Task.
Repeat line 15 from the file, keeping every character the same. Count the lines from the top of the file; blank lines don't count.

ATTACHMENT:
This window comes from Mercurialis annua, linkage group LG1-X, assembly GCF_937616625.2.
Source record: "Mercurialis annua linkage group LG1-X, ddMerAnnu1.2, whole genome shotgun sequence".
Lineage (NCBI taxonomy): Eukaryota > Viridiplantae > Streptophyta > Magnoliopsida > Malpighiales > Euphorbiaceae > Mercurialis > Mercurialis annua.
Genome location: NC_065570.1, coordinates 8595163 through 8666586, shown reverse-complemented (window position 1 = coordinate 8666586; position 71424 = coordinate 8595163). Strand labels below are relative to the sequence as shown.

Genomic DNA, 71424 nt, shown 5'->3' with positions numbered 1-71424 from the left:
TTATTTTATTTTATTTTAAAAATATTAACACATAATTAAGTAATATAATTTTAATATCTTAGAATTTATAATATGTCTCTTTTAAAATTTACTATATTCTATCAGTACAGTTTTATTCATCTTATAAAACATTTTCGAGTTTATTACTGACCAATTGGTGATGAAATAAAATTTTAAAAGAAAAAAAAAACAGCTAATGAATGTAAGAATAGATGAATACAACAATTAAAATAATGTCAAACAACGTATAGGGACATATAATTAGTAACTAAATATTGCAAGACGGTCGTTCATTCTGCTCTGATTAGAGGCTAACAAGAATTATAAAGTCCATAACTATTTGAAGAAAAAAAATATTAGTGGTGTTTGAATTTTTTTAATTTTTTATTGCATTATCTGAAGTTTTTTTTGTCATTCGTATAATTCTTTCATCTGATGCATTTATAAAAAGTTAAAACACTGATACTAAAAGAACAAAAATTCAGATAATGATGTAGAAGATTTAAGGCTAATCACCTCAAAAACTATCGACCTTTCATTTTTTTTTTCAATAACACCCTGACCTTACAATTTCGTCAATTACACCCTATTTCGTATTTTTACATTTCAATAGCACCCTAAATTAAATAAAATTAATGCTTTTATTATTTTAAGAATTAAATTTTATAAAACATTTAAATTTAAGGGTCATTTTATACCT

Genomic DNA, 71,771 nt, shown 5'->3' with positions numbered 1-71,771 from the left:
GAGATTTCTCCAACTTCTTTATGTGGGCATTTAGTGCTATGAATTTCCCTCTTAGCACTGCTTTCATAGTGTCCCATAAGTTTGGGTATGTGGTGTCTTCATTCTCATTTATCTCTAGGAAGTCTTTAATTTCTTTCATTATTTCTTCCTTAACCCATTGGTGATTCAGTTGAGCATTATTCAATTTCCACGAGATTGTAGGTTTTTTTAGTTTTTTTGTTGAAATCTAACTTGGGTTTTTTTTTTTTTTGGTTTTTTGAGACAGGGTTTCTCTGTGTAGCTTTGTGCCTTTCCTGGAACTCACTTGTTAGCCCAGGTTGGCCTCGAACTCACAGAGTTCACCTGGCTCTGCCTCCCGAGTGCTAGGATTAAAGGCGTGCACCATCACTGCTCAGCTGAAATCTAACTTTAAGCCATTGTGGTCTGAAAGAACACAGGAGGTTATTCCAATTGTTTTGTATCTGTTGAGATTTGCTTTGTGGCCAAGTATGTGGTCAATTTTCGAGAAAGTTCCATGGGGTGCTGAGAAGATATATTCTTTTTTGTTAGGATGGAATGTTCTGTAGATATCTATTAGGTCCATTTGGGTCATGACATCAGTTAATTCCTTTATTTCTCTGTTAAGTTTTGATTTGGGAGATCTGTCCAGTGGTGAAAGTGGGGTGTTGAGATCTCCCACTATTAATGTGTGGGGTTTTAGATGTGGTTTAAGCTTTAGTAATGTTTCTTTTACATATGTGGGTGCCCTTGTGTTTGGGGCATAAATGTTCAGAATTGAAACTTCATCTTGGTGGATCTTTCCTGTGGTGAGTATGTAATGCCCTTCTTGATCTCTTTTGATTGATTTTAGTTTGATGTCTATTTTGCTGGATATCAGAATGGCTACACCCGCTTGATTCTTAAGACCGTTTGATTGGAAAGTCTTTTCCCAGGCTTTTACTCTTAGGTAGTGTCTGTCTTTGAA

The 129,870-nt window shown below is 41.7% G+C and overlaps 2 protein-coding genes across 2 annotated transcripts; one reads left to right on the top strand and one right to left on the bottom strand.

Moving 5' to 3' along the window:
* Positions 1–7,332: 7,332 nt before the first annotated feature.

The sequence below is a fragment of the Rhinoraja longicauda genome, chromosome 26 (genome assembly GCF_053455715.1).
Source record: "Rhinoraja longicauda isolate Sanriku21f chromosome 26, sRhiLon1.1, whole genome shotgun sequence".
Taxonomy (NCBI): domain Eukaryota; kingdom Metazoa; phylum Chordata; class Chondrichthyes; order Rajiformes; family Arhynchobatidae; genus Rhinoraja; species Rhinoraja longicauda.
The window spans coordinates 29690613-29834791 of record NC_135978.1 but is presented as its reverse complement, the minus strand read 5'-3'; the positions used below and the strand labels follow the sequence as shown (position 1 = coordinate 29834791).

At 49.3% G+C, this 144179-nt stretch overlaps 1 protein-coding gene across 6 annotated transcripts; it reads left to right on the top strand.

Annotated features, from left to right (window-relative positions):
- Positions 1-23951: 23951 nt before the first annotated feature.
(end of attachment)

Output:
The window spans coordinates 29690613-29834791 of record NC_135978.1 but is presented as its reverse complement, the minus strand read 5'-3'; the positions used below and the strand labels follow the sequence as shown (position 1 = coordinate 29834791).